Routing an Irregular Outline

      Woodworkers compare a pin router to a CNC as the device for cutting the outline of a map or other irregular object. February 19, 2013

If you had to cut a mass quantity of an irregular shape of, let's say, the USA map out of solid maple, but had to cut out the center as well, leaving just the outlined frame of the USA map, how would you do it without a CNC machine?

I have used scroll saws before to cut small parts and center pieces, but this requires a pre-drilled hole to then disconnect the blade from the scroll saw and stick it through the hole and re-attach blade and cut out the center. Any ideas?

Forum Responses
(Cabinetmaking Forum)
From contributor J:
Pin router and two templates.

From contributor M:
Ditto on the pin router. Cakewalk. If you don't own one, there are many inverted Onsruds out there for reasonable prices as shops move to CNC. In some cases these machines are better suited for some projects (especially smaller runs) than a CNC. See ours if you are unfamiliar with these type of machines.

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From the original questioner:
Thanks. I was looking at the Daisy pin router assembly. I'm sure it could work on a shaper as well to get more HP.

From contributor O:
Hire a CNC shop to do 1 as a pattern, the use a flush bit to copy.

From contributor B:
Ditto on the flush trim bit. If you can make the pattern yourself you may save a few bucks.

From contributor M:
Flush trim cutters are fine for just a few pieces - but in this case, the questioner is looking for mass quantities. That coupled with the shape (a thin perimeter) would need to have clamps applied to use the flush router bit, including relocating the clamps to enable routing the entire perimeter. And probably two templates since the work piece may be too narrow to balance a router on correctly (yeah, you could always hot melt a standing block on the base of the router). This all is time consuming, plus the chance of the piece moving slightly while relocating the clamps.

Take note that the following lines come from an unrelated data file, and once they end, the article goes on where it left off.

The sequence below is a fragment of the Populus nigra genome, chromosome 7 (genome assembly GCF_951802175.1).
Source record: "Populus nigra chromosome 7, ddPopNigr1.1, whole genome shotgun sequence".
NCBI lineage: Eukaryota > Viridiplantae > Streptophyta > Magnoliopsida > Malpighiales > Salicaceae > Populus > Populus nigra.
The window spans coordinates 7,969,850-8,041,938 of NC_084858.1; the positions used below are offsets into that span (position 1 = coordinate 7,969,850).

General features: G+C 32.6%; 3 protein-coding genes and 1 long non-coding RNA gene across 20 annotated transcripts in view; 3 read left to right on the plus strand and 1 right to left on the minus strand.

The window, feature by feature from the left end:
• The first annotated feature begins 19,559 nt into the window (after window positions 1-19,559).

Can be done - don't get me wrong, but depending on exactly how many pieces, this is perhaps more suited to using a template on an inverted router. Only one template is needed for this application, one path groove for the inside diameter and one groove for the outside diameter. A vacuum clamp is best, but we've found that sandpaper applied to the template can work to keep the work piece from moving at the very end of the cut - this is usually where you can get a slight indentation as the finished piece is freed from the waste.

Now, if this is a one time contract - perhaps the cost of acquiring a pin router is not viable. Unless you can foresee the myriad of uses this machine potentially adds to your machinery arsenal in a shop… ;) We picked up ours for only $1,200.00 in excellent shape. I was fortunate to not need shipping - a shop about 10 miles away had put it out for sale and I drove over and loaded (his forklift). Shipping could be a no-deal since these machines do weigh up to 2,000 pounds. The newer ones are much lighter, though more costly.

I guess it all comes down to how much time the questioner can afford to spend on this job. Time is valuable - but if you are slow and no work down the road - take your time and do it the flush trim route by all means. But if time is of essence, and you are looking to maximize your costs - a pin router beats the flush router bit. Or, farm it out to a CNC shop close by. Get a quote - maybe you can turn a better profit paying them to do the job!

From contributor L:
We've got both a CNC and a pin router. For some things the pin router is actually cheaper. If you are trying to use a minimal bit diameter the pin router is easy to step into the work a bit at a time. Depending on size a vacuum fixture works great because you can cut all the way around and change out parts quickly. I bought a used SCM R8 a long time ago, cheap, very solid machine. It doesn't get used all that often but is hard to beat for some things. The tilt table has been very useful.

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